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Reviewed by:
  • War and its Causes by Jeremy Black
  • Russell A. Hart
War and its Causes. By jeremy black. Lanham, MD: Rowman & Littlefield, 2019. x + 241 pp. ISBN 9781538117910. $29.00 (paper).

Jeremy Black once again returns to a perennial favorite of his—the causes of war—and once again he provides an insightful examination of what “war” really “is.” War and its Causes lives up to its billing as the study provides a fascinating exploration of the institution of war by one of its most prolific and dedicated scholars. Black examines “war” broadly in its political, cultural, and technological contexts, thereby providing interesting and important insights into historical and [End Page 625] contemporary use of force both by states and by nonstate actors. Based on this historical and contemporary review, Black then offers well-informed and cogent predictions (and in some instances, sensibly, no predictions at all) about the future use of force, all of which are well reasoned and evidenced. Moreover, Black studies war both as a construct and as a phenomenon. A deep and broad knowledge of recent scholarship underpins what is truly a global perspective. Chronologically, he ranges from the birth of civilization to contemporary times, though; logically, the primary focus, naturally, is on conflict since 1500. He also addresses the limitations of existing scholarship but, nonetheless, identifies various patterns across history that help us make sense of recent and contemporary conflicts as well as, hopefully, of those that might be on the cusp of commencing.

War and its Causes argues for an important new tripartite typology of war: Black argues that there of three main types of war—conflict across cultures (civilizations), conflict between states and cultures, and internal (civil) wars within states and cultures. He emphasizes the cultural and social causes of war and argues that cultural factors have been, and remain, the primary catalyst for war. Cultural factors distort rational assessment of risk and erode the power of deterrence, thereby precipitating conflict. Myriad forces drive states and cultures to war, including honor, identity, reputation, and revenge. Ideology (writ large) plays a central role. Moreover, war is deeply ingrained in human and cultural identity, Black argues. Conflict is enshrined in nationhood, as well as in state and cultural identity; and he suggests that territorial disputes are often more the proximate cause rather than the underlying cause of war. Since states are inherently bellicose, Black argues, the use of force domestically within a state is commonplace. Ideological hostility to democracy, to dissent, and to opposition are thus the primary causes of conflict within cultures. Black suggests war is a social phenomenon intrinsic to human society, though the practice of war naturally differs markedly from culture to culture and over time. The results are distinct state strategic cultures, within which prestige is the central imperative.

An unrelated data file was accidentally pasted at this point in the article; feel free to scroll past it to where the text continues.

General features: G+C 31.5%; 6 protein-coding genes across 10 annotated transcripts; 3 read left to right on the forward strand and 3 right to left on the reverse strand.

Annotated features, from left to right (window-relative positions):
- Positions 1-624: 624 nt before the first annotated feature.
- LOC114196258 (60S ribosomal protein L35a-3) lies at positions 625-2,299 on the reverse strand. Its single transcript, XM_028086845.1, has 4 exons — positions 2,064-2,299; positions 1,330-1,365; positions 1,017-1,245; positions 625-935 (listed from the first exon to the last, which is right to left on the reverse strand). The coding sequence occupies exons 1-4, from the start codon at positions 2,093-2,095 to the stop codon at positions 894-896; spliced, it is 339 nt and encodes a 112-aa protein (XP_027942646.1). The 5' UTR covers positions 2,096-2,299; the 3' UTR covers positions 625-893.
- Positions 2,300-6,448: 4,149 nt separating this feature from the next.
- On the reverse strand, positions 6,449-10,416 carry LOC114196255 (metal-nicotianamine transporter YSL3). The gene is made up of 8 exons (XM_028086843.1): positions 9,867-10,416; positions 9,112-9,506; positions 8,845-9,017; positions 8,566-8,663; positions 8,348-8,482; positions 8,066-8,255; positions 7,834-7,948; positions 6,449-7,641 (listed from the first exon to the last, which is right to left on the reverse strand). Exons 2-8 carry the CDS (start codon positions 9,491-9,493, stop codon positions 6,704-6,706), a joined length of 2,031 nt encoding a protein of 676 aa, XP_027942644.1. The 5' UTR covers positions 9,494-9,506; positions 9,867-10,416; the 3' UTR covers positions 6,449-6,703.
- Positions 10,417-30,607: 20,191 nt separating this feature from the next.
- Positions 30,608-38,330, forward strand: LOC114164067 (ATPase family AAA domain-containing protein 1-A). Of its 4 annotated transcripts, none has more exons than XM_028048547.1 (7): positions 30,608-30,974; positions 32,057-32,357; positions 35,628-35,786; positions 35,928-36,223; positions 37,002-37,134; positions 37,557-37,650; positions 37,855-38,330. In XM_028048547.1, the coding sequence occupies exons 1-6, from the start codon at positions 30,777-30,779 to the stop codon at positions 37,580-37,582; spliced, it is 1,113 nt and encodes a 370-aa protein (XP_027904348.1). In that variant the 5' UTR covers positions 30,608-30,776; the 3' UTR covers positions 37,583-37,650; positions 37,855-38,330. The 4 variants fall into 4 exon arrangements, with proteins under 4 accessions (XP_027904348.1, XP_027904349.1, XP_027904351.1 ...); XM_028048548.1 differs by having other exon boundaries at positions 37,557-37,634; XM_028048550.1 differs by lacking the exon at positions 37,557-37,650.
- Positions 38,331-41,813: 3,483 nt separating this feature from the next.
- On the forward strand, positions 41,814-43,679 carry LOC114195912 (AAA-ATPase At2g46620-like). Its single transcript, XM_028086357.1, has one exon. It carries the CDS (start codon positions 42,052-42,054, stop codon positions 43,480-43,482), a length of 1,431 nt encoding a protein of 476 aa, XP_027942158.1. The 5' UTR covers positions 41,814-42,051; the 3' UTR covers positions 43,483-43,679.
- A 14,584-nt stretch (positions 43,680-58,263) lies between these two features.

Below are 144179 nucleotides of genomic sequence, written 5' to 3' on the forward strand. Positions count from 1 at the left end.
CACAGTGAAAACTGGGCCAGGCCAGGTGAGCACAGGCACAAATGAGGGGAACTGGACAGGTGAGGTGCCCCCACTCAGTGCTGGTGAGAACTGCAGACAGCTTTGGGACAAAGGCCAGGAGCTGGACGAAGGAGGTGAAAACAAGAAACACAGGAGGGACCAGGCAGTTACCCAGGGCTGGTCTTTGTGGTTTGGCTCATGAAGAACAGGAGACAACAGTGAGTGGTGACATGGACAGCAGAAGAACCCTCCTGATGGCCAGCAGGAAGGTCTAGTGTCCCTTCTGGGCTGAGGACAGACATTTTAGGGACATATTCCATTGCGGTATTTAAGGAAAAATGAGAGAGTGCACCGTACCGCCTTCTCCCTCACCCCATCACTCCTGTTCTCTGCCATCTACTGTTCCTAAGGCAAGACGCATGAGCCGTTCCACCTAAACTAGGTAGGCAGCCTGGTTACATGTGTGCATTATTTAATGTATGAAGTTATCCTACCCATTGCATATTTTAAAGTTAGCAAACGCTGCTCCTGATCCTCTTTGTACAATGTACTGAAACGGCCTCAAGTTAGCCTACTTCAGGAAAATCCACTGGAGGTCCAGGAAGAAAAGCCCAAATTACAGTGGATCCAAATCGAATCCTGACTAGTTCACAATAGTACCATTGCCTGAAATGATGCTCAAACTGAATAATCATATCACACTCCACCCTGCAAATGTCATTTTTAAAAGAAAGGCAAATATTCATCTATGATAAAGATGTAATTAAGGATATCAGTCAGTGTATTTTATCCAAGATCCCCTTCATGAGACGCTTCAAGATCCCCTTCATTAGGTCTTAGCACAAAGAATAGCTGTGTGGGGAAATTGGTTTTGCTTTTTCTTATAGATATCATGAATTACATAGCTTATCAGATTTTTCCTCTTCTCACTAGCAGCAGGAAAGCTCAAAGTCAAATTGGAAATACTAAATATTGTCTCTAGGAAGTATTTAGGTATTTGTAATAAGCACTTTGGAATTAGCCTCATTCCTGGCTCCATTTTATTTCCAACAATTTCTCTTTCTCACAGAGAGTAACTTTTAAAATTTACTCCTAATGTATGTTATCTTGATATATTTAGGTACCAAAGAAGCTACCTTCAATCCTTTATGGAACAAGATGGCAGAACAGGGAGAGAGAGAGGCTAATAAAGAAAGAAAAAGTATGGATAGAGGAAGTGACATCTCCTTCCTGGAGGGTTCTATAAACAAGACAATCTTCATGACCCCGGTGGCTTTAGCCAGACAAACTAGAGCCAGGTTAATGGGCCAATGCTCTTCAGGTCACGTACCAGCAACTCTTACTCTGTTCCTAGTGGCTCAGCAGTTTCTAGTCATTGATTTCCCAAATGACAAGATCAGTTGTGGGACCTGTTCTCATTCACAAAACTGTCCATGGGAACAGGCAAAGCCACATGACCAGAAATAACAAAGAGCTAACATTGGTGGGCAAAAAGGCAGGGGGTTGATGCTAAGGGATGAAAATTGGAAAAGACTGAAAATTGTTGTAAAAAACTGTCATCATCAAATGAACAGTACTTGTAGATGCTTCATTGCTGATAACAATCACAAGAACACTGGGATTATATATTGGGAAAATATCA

Black also honestly opines that it is unclear how modern technology—robots and artificial intelligence in particular—will influence the future course of conflict. He also cautions against the dangers of oversimplification, particularly concerning non-Western warfare. Ultimately, Black concludes that the causes of war are profoundly diverse and complex, and, therefore, that there is no general pattern identifiable to explain why hostilities break out at particular moments or in specific circumstances. Willingness (or [End Page 626] disposition) toward bellicosity is the key factor, according to Black, and, crucially, it does not necessarily need to be reciprocated. If one side is determined to go to war, war usually follows, even if the other side is predisposed to appease to avoid conflict. The disposition of the national leadership, the exigencies of domestic circumstances, and the psychological motivations of the leader(s) are the key elements, Black concludes. He thus analyses the default positions of various ideologies toward conflict and assesses the dynamic functioning of international relations systems as well as the successes and failures of international diplomacy.

As is typical of Jeremy Black’s books, War and its Causes is an ambitious, wide-ranging, and sweeping study. He integrates contemporary diplomatic history, political science and international relations, as well as perspectives from social and cultural history. The result is, perhaps, the first truly global examination of the causes of war. Black provides...


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pp. 625-627
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